|Watch or listen to President Obama?s speech live from Ghana, Saturday, 11 July, at 1230 UTC.|
Authorities in Ghana say they will deploy 10,000 police officers to handle security for a visit by U.S. President Barack Obama this week.
Mr. Obama is due to arrive in the West African country late Friday for a 24-hour trip, his first to sub-Saharan Africa as president. His visit is expected to generate large crowds eager to see the first U.S. president of African descent.
The White House says Mr. Obama chose Ghana as his first destination in sub-Saharan Africa because of what he considers to be its strong democratic system.
Ghanaian President John Atta Mills took office in January after a narrow election victory that saw the ruling party peacefully concede defeat.
In an interview with VOA, Mr. Mills said he believes President Obama wants to highlight Ghana's peaceful transition of power and democratic credentials as an example for Africa.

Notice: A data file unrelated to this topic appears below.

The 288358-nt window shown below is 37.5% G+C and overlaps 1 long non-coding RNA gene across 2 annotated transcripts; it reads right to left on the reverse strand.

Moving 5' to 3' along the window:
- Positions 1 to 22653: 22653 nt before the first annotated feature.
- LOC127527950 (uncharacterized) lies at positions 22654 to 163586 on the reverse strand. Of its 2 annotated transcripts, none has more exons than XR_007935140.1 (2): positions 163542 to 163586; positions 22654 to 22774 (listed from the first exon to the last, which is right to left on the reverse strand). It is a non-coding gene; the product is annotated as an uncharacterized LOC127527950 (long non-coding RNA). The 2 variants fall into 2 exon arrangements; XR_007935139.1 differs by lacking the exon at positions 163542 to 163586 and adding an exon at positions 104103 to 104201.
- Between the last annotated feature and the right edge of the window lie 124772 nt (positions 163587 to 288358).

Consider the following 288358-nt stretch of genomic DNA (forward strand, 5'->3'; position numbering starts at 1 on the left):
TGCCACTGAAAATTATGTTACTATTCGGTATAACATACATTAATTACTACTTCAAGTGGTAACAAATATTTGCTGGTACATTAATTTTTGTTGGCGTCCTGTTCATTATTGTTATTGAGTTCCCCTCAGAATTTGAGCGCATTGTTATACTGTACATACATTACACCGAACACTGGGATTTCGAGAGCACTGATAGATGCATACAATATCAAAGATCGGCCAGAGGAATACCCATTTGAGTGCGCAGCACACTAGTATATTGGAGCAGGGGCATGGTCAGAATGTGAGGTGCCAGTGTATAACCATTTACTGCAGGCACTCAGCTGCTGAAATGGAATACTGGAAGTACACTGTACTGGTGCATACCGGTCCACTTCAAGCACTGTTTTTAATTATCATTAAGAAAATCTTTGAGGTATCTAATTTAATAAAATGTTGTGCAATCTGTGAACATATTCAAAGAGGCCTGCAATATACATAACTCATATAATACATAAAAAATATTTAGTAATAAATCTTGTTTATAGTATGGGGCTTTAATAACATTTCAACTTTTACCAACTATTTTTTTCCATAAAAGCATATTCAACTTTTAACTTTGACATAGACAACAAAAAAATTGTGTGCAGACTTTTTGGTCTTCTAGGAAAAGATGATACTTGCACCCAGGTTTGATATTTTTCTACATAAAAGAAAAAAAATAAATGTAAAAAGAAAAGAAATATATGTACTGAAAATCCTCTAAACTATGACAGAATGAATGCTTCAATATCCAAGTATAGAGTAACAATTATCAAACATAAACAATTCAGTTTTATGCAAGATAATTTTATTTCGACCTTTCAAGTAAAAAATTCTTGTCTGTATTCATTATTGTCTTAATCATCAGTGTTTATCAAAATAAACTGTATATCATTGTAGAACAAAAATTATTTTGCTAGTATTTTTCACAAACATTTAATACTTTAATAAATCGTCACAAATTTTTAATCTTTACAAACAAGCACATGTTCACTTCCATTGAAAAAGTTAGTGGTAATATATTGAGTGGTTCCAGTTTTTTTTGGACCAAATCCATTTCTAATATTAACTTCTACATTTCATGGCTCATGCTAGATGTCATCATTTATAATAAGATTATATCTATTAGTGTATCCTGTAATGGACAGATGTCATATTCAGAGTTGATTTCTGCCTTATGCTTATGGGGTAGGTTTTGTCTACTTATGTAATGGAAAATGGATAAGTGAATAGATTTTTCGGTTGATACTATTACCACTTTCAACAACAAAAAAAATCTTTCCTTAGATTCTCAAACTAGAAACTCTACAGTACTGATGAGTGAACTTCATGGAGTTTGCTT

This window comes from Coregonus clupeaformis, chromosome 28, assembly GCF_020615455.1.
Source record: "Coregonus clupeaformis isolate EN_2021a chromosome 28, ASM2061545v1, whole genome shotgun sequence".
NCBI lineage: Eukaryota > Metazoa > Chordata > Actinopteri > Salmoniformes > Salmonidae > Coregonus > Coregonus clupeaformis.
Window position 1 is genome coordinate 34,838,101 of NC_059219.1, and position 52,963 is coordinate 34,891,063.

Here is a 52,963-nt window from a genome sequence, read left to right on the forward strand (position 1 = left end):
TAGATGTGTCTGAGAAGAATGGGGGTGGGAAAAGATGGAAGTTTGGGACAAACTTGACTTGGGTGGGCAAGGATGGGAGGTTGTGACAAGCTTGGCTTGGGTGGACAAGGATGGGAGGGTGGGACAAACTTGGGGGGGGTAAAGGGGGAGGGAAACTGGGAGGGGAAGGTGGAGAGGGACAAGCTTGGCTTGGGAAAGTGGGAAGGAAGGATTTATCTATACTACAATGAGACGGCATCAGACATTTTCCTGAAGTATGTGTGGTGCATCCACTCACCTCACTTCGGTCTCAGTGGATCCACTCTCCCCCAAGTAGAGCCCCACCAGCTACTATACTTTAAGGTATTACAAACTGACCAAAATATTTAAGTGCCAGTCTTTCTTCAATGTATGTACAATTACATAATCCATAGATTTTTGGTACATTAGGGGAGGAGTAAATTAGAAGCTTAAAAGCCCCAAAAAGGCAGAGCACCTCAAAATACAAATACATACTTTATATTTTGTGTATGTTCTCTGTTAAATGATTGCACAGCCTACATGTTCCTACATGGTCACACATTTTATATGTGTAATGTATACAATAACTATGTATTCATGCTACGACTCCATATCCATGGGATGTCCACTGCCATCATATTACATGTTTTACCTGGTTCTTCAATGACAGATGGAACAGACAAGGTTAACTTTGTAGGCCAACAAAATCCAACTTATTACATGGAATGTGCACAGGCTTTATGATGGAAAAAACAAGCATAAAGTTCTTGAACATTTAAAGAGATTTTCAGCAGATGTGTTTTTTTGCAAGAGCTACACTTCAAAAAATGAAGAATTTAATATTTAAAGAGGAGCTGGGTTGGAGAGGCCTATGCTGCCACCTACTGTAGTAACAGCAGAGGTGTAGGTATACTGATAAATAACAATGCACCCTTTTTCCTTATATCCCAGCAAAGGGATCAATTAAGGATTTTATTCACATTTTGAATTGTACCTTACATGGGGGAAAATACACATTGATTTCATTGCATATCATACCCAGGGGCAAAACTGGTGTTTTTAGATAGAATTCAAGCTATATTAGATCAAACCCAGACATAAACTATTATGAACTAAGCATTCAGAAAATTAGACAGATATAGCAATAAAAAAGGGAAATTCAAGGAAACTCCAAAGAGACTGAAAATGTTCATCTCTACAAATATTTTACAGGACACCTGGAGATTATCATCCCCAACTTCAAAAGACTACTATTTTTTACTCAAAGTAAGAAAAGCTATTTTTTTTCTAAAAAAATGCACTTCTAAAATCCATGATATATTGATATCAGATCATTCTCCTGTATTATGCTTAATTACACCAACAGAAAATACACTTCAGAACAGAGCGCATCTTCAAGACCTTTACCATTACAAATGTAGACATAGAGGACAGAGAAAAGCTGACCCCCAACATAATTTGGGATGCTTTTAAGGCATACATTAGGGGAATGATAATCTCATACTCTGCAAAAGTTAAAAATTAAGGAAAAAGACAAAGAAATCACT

Mr. Mills says many people in Ghana and neighboring countries want to see the first African-American U.S. president because they regard him as a hero and his visit as a homecoming.
Mr. Obama and Mr. Mills are expected to meet late Friday and have breakfast Saturday with former Ghanaian leaders John Kufuor and Jerry Rawlings.
The U.S. president also will address Ghana's parliament and tour a former slave trading center, Cape Coast Castle, where African slaves were shipped across the Atlantic for almost 300 years. He is due to return to Washington at the end of the visit.